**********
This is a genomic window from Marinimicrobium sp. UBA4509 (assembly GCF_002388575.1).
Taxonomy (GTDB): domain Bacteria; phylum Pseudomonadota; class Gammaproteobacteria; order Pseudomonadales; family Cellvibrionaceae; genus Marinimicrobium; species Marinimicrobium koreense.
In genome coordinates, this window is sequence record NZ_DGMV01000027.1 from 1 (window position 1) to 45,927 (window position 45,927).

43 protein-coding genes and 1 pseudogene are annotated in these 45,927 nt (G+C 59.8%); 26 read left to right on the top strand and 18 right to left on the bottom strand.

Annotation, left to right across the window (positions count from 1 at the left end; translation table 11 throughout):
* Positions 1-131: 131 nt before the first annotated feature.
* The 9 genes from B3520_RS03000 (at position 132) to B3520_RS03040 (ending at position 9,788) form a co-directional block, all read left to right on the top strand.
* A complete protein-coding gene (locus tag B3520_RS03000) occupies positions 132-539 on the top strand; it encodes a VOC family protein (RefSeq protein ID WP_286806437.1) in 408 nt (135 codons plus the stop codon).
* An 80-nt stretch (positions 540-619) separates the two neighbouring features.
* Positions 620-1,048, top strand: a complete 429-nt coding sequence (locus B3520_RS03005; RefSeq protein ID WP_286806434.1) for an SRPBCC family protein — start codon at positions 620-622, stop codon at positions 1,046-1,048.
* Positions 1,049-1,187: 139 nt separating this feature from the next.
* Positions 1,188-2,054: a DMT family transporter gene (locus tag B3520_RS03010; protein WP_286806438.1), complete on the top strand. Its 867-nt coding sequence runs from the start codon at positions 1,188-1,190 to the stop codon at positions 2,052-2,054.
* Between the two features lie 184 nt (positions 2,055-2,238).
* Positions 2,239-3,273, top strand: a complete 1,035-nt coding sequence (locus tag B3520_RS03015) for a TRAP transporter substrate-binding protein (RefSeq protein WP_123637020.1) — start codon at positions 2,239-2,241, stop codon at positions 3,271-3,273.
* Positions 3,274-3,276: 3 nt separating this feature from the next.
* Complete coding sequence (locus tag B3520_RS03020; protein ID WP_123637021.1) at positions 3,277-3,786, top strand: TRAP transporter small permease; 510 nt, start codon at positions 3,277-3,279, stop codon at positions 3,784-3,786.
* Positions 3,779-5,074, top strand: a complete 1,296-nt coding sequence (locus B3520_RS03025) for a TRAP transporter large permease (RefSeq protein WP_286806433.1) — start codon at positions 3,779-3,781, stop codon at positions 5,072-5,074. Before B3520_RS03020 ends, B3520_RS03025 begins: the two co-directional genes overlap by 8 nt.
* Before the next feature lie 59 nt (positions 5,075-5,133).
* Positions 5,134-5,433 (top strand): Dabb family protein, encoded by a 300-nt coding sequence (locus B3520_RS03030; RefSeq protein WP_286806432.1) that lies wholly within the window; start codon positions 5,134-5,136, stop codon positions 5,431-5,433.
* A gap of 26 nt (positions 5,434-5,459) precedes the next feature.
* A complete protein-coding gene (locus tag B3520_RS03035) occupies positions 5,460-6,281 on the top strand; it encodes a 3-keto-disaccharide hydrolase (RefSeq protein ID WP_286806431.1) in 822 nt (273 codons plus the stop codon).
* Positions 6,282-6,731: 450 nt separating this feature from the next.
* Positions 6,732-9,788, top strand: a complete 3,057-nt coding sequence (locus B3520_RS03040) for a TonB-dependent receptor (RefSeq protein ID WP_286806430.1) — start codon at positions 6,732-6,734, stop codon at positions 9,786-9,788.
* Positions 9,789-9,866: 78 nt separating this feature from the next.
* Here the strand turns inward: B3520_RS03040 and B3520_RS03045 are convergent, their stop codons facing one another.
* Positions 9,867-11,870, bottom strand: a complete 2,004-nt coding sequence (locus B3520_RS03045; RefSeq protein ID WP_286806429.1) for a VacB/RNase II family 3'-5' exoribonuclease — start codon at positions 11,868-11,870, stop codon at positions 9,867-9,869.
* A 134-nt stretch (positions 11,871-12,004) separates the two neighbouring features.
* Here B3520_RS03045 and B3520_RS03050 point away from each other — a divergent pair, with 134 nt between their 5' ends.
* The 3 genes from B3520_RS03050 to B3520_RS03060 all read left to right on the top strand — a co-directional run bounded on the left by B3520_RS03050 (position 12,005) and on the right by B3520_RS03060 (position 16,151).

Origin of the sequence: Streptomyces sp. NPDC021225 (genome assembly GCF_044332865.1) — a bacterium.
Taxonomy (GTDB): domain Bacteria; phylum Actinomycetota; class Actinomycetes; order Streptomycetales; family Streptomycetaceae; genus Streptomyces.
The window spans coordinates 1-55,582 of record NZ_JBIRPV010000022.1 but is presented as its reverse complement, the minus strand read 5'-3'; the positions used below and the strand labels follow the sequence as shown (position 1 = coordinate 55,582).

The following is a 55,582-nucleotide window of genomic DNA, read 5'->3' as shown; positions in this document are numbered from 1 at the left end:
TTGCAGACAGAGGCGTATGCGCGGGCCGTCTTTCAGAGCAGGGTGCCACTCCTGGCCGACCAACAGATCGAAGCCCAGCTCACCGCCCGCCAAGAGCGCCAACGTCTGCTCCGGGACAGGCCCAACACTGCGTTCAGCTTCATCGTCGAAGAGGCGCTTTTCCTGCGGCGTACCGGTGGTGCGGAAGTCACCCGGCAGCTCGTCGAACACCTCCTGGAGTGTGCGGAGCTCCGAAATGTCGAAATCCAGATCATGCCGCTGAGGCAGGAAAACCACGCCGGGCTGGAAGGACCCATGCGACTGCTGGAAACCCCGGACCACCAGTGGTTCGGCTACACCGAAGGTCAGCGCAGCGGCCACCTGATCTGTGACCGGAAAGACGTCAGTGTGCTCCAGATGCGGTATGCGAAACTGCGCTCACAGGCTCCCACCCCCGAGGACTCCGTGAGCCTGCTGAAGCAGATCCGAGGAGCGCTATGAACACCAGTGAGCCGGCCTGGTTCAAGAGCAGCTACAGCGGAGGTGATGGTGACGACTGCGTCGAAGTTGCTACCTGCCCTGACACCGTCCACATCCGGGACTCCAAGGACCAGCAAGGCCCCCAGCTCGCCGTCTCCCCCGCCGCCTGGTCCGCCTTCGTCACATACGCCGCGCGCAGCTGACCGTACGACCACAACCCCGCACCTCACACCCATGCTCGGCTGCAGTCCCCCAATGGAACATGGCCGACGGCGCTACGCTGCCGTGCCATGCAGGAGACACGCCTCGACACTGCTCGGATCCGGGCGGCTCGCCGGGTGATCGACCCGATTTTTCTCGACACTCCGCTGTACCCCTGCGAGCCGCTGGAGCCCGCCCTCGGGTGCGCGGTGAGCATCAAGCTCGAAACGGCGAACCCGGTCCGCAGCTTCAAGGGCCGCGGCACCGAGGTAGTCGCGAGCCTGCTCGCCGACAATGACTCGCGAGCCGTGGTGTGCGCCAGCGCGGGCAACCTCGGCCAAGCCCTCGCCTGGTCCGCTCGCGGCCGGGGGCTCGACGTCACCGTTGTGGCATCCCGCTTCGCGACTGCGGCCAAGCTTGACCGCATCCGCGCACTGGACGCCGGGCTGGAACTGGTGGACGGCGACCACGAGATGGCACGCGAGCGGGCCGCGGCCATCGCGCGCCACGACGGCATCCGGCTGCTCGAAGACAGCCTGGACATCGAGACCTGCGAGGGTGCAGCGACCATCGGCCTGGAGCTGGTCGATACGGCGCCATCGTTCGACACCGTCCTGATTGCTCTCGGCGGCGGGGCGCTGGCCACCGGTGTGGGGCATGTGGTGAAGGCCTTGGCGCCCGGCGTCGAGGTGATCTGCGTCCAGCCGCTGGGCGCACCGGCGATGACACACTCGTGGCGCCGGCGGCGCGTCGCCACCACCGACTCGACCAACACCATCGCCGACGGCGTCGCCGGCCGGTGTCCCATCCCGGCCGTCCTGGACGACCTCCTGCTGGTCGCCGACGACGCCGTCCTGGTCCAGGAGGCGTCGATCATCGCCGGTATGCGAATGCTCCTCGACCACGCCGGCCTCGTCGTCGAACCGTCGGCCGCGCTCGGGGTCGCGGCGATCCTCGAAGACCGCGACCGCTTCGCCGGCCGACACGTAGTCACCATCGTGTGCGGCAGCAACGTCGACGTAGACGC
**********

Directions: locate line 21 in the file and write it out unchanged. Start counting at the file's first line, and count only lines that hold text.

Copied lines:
* A complete protein-coding gene (locus tag B3520_RS03035) occupies positions 5,460-6,281 on the top strand; it encodes a 3-keto-disaccharide hydrolase (RefSeq protein ID WP_286806431.1) in 822 nt (273 codons plus the stop codon).